ARC Review: They Both Die at the End by Adam Silvera

» 5 September, 2017 » Reviews » 1 comment

I received this book for free from Edelweiss in exchange for an honest review. This does not affect my opinion of the book or the content of my review.

ARC Review: They Both Die at the End by Adam SilveraThey Both Die at the End by Adam Silvera
Published by HarperTeen on September 5th 2017
Genres: Young Adult, Contemporary, Science Fiction
Pages: 384
Format: eARC
Source: Edelweiss
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4 Stars

On September 5, a little after midnight, Death-Cast calls Mateo Torrez and Rufus Emeterio to give them some bad news: They're going to die today. Mateo and Rufus are total strangers, but, for different reasons, they're both looking to make a new friend on their End Day. The good news: There's an app for that. It's called the Last Friend, and through it, Rufus and Mateo are about to meet up for one last great adventure and to live a lifetime in a single day.

While I don’t usually read contemporaries, the idea behind this book really intrigued me. It had me wondering what it would be like to live in a world where everyone found out they were going to die the day of their death? Plus, I’ve heard so many good things about Adam Silvera and had yet to read one of his books. So I decided to request this one from Edelweiss – and to my surprise I was approved!

Word Building

The idea of Death Cast, a company that somehow mysteriously knows when everyone is going to die, was so intriguing to me. I think Adam Silvera did a great job of thinking this idea through, because the existence of Death Cast really permeated the world and affected everyone. Lots of businesses have popped up because of Death Cast, such as the Last Friend app (where people who are dying can find a new friend to spend their last day with) and Make-A-Moment (where people who are dying can virtually, and safely, experience anything they want). Funerals now happen while the person is alive so that they can say goodbye to their friends and loved ones. Even the idea of money when you know you are dying was explored, which I loved the practicality of! We never find out how Death Cast knows when people are going to die, and I loved the exploration of if your Last Day is determined by fate and the whole chicken vs egg idea – do you die because Death Cast called you, or were you going to die anyway?

Characters

These characters were adorable and I enjoyed getting to know them. Both Mateo and Rufus had such unique backstories that I don’t feel you see often in YA books. Mateo has been raised by his father, who is currently in a coma, and his best friend is a girl who had to dropped out of high school because she had a baby. Rufus is an orphan who lives with a foster family and has gotten really close with the other teens who are a part of his foster family. I just feel like both of these character situations are ones that are explored often (granted, I don’t read much contemporary) and I loved how real-world their situations felt. This books has great LGBT+ representation as well, with Rufus being bisexual and Mateo is implied to by gay. My only complaint with the characters is that I had a really hard time connecting with Rufus. He is a bit of a bad boy with a rough background, and that shows through in the way he talks and thinks. While many people may find the way he talks to be realistic and would connect to it, I had a harder time with it. He came across to me as trying a little too hard to be “cool” and “thug”, but that may just be my lack of experience with people like him in real life.View Spoiler »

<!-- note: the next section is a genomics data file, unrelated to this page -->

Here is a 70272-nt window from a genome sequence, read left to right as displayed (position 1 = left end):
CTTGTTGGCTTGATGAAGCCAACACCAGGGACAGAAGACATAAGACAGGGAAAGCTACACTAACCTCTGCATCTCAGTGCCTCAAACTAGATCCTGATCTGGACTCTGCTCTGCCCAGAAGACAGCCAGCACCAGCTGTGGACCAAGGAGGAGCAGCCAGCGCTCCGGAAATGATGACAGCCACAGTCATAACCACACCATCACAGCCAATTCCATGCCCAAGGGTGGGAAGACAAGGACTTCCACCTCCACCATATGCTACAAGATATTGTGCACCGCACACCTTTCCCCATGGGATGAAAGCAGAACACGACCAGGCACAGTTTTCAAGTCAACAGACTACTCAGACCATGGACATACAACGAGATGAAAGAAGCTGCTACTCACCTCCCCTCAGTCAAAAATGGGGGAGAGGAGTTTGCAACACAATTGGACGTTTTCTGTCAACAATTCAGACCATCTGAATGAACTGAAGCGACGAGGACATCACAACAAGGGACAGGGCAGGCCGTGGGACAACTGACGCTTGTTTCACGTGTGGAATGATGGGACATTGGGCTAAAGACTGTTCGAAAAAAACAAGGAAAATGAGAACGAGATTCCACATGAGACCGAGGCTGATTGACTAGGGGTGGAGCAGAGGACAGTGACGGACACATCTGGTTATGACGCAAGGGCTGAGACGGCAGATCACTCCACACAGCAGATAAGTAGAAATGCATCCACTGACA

Plot and Writing

This book takes place over about 24 hours, and is all about living life to the fullest on your End Day. This book really elicited a lot emotion from me! I mean, the idea of two 18 year olds unexpected dying is sad enough, but also seeing them say goodbye to their loved ones trying to make the most of their End Day got my tears going. Because of the short time span, it’s fairly fast moving (and also helps that the chapters are really short!) – I read this book so fast! The set up of this book reminded me a lot of Nicola Yoon’s The Sun is Also a Star (which also takes place over a day and I LOVED), because of the time span but also because of the point of views in the book. Most of the book is from Matteo’s and Rufus’s POVs, but we also get snippets from people they run into over the course of the day. I really liked these quick sneak peaks into the minds of random characters in this world as they run across the two main characters. I do have a couple complaints, which are kind of spoilery so I’m going to hide them in spoiler tags –> View Spoiler »

In Summary

Overall, I really enjoyed this book! I liked this twist on a contemporary story and the way the existence of Death Cast really permeated throughout the world. I really enjoyed the uniqueness of these characters, even though I had a bit of a hard time connecting with Rufus, and I found the story of their End Day heartbreaking and emotional. I loved the way the story is set up with alternating POVS with snippets of random people integrated into the story, which was reminiscent of Nicola Yoon’s The Sun is Also a Star. I had a few (minimal) complaints, but overall this was a solid 4-star book for me. If you find the idea of Death Cast interesting, I definitely recommend giving this book a read! Just be prepared to shed a few tears.

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